Beware of an Unexpected Calmness in our Patients and Others


Is this patient reaction the calm before the storm?




Last Tuesday, our daily column was on “Tragedies should not be deemed senseless.”1 Now I have another word—really, words—that can not only be very misleading, but dangerous to misinterpret.

As written about recently in the Washington Post in the article “Michigan Schools order investigation after staff raised alarms about suspect hours before fatal shooting,”2 the superintendent was quoted as saying that the school counselors did not take action against the perpetrator in large part because he “appeared calm” after a discussion about his graphic drawing of blood and gunshot wounds. Unfortunately, appearing calm for no clear and meaningful reason is generally not a good sign in the midst of psychological turmoil. Too often, it is a reflection of someone in distress who has decided to commit homicide or suicide, with an ensuing sense of relief in the decision. In this case, it was homicide.

In another case back in the news, it was a case of suicide. Again in the Washington Post, there was a long article titled “Jamie Raskin’s year of grief and purpose.”3 At the end of December, 2020, Representative Rep. Raskin recalled that his son, who had long been suffering from clinical depression, did not seem depressed and upset. Rather, “it was a sign of serene calm.” Now, almost a year after the suicide, Raskin wrenchingly recognizes that it was a sign of something going awry—that his son had indeed decided to commit suicide and did not want to be talked out of it. Interestingly enough, the article conveys that his son saw his long-term psychiatrist the day before he died, but the psychiatrist did not have any increased concern and was astonished like everyone else.

Yes, it is counterintuitive to presume that someone who had been agitated and depressed would be doing worse if they suddenly present with a sustained calm. It would seem logical to presume that they were getting better, and that is possible, but only if there is an obvious psychological reason for the improvement. Otherwise, increased suicide or homicide risk is likely imminent. We in mental health care should not only be attuned to that risk, but continually educate the public and patient families about the looming danger.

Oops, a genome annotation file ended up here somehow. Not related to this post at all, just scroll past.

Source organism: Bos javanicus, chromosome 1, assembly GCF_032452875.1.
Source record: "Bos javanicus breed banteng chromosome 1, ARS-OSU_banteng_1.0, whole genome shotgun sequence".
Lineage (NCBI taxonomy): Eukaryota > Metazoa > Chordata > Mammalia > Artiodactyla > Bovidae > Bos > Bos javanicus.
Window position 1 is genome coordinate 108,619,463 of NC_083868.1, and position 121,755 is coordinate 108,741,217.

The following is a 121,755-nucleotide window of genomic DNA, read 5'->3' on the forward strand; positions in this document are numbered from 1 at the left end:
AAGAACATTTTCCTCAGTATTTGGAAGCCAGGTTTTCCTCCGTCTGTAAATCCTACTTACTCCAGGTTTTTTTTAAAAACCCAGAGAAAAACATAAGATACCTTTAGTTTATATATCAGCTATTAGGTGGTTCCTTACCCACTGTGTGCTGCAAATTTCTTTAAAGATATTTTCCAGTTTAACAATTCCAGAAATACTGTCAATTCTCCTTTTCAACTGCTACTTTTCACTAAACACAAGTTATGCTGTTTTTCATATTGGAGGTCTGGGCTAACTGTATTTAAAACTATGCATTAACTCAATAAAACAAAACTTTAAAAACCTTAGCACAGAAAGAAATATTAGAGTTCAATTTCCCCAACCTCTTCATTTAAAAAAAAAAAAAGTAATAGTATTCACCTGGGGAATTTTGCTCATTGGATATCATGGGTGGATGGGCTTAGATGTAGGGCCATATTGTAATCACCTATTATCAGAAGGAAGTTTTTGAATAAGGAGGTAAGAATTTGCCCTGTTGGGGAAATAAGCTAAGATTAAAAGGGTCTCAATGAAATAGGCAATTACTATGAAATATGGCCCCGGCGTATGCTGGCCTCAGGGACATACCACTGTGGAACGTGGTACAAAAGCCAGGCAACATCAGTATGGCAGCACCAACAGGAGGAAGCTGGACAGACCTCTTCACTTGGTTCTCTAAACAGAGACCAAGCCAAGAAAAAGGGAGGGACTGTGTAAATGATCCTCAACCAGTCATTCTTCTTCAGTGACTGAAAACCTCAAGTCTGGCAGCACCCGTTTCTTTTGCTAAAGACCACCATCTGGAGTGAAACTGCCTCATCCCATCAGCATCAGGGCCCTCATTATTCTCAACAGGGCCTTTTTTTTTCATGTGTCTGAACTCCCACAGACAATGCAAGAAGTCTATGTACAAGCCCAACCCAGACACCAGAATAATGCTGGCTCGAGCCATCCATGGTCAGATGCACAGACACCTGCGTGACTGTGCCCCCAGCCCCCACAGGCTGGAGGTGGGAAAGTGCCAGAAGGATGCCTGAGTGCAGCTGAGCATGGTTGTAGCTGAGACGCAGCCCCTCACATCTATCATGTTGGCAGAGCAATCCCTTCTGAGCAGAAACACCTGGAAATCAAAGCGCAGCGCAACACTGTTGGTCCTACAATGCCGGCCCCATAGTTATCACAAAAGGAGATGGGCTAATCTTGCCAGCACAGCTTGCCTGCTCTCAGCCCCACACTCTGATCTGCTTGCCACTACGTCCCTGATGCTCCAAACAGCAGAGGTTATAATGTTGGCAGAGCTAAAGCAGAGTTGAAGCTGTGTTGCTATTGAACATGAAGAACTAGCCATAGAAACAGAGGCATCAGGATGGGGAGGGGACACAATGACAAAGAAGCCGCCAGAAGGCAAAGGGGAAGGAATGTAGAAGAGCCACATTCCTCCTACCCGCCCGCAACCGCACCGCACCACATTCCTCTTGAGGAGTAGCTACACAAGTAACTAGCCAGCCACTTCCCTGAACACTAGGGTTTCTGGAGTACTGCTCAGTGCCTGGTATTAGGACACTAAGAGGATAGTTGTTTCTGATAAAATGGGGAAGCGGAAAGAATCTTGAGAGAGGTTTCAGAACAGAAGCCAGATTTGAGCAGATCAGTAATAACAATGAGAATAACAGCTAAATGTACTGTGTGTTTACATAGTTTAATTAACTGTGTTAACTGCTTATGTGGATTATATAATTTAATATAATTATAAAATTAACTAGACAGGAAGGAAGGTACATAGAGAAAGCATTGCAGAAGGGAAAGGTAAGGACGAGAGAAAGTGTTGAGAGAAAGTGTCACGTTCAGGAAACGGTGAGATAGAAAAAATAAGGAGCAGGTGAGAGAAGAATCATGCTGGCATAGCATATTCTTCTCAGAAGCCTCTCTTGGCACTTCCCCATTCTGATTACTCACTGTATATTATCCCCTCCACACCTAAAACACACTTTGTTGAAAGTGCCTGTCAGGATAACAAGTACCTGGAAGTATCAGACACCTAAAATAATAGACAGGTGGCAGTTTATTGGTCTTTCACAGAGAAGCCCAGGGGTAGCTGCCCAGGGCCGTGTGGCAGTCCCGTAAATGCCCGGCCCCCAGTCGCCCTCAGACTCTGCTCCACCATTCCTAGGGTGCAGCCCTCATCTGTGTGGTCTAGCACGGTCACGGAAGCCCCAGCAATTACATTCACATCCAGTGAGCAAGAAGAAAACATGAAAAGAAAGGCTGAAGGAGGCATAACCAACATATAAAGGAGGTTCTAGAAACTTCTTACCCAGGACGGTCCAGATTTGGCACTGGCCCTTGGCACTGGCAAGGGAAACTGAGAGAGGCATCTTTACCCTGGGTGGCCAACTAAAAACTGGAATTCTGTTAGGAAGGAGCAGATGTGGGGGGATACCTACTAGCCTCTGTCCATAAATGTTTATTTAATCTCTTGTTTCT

In my experience in reviewing such situations, reports of being surprised by suicidal or homicidal behavior, with the depressed person seemingly doing better from a superficial perspective, is all too common, and I would anticipate many more showing up if we did more psychological autopsies. The good news is that these tragedies may be headed off with proper caution and deep assessment of what erroneously seems like mental status improvement.

Dr Moffic is an award-winning psychiatrist who has specialized in the cultural and ethical aspects of psychiatry. A prolific writer and speaker, he received the one-time designation of Hero of Public Psychiatry from the Assembly of the American Psychiatric Association in 2002. He is an advocate for mental health issues relate to climate instability, burnout, Islamophobia, and anti-Semitism for a better world. He serves on the Editorial Board of Psychiatric TimesTM.


1. Moffic HS. Tragedies should not be deemed senseless. Psychiatric Times. November 30, 2021. Accessed December 7, 2021.

2. Pietsch B. Michigan schools order investigation after staff raised alarms about suspect hours before fatal shooting. The Washington Post. December 5, 2021. Accessed December 7, 2021.

3. Gibson C. Jamie Raskin’s year of grief and purpose. The Washington Post. December 6, 2021. Accessed December 7, 2021.

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